British Airways staff refused to sell a plane ticket to a 12-year-old girl because she has Down's Syndrome.
Staff told the mother of Alice Saunders that her daughter could not fly unaccompanied as it is the company's policy not to accept passengers with Down's travelling alone.
Heather Saunders had tried to book Alice a flight from Gatwick to Glasgow over the phone. She told the Daily Mail: 'I explained I wanted her to travel as an unaccompanied minor, she was 12 years old, she had Down's syndrome and was very independent.
'The woman said, "Our policy says we don't take children with Down's syndrome". When asked why, the BA customer service agent responded: 'Because we've had problems in the past.'
Mrs Saunders added: 'They advise you let them know of any additional needs. I said, "What if I hadn't told you?"
'She said they would have turned her down when she arrived because she's got Down's syndrome.'
Asked what the position would be if the passenger were a child on the autistic spectrum, the BA staff member reportedly said: 'We wouldn't be able to see that.'
Alice, from Littlehampton, West Sussex, planned to go to Glasgow to visit her aunt. She attends a mainstream school, reads as well as an average 12-year-old, and regularly goes away with church and Guide groups.
'Our expectation has always been she would do what her siblings have done – with extra support. Alice knows she has Down's. She's very proud of the fact.
'We've never had any problem with discrimination before.'
She added: 'I was very cross after speaking with British Airways and I got crosser afterwards.
'It was discrimination against people with a disability but more worryingly people with a specific disability. BA should be better informed.
'This is 2011. Most of the world has moved on in terms of their treatment of people with learning disabilities. People with Down's syndrome go to mainstream school, college, they live independently, they hold down jobs but, it would seem, cannot travel independently with British Airways.'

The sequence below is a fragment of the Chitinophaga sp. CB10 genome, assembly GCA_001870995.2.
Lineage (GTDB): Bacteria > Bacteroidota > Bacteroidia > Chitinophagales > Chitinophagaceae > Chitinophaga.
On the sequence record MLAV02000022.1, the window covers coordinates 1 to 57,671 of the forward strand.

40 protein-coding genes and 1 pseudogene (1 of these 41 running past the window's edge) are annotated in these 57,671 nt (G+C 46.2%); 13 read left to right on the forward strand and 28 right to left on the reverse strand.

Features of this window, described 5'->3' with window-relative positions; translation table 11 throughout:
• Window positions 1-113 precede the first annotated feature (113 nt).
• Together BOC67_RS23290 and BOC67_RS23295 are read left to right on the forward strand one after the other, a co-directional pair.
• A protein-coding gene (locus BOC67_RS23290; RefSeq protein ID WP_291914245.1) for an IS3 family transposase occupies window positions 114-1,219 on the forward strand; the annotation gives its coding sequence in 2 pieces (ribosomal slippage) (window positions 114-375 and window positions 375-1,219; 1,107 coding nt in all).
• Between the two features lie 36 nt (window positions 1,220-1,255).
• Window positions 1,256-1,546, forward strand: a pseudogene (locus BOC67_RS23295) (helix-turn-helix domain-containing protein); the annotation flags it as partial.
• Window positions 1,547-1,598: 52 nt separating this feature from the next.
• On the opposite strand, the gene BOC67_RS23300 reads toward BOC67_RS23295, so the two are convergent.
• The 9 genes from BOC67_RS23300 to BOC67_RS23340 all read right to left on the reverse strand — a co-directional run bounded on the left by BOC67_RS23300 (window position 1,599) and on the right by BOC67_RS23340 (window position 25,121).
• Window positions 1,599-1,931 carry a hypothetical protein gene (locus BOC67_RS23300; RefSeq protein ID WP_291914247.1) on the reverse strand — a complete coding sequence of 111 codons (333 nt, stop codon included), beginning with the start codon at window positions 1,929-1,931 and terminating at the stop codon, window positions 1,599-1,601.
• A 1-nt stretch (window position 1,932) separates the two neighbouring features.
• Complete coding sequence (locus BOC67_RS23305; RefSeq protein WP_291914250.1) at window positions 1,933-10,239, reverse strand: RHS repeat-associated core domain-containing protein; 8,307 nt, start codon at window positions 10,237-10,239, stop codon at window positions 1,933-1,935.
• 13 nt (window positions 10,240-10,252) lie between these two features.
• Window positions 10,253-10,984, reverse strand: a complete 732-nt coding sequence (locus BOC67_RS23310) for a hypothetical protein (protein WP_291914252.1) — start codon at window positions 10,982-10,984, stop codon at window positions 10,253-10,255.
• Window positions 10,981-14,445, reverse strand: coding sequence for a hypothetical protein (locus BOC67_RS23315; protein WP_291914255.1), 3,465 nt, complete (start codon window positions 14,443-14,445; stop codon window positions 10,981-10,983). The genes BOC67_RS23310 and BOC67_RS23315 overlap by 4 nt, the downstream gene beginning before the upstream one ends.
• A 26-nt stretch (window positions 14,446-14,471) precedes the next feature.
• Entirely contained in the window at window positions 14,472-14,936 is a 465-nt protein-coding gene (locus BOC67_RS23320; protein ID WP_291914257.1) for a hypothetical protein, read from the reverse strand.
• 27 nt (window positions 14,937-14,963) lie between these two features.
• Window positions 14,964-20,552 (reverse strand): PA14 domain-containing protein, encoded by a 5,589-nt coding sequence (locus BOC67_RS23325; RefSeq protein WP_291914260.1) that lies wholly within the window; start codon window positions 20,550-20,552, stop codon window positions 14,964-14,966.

Carole Boyes, chief executive of the Down's Syndrome Association, said she was surprised to learn of BA's behaviour.
She said: 'I couldn't understand it. It seemed very strange.'
A BA spokesman said it was not company policy to refuse solo flyers with Down's syndrome.
She added: 'We will carry any child over five years old as an unaccompanied minor provided they can go to the toilet unassisted, feed themselves, and behave in a socially acceptable manner.
'This includes children who have Down's syndrome and other additional needs.
'We apologise unreservedly for the upset caused to Mrs Saunders and her daughter. Our customer service agent made a mistake and we will ensure this is rectified.
'We will be happy to accept Mrs Saunders' daughter as an unaccompanied minor.
'We have offered Mrs Saunders two return flight tickets as an apology.'
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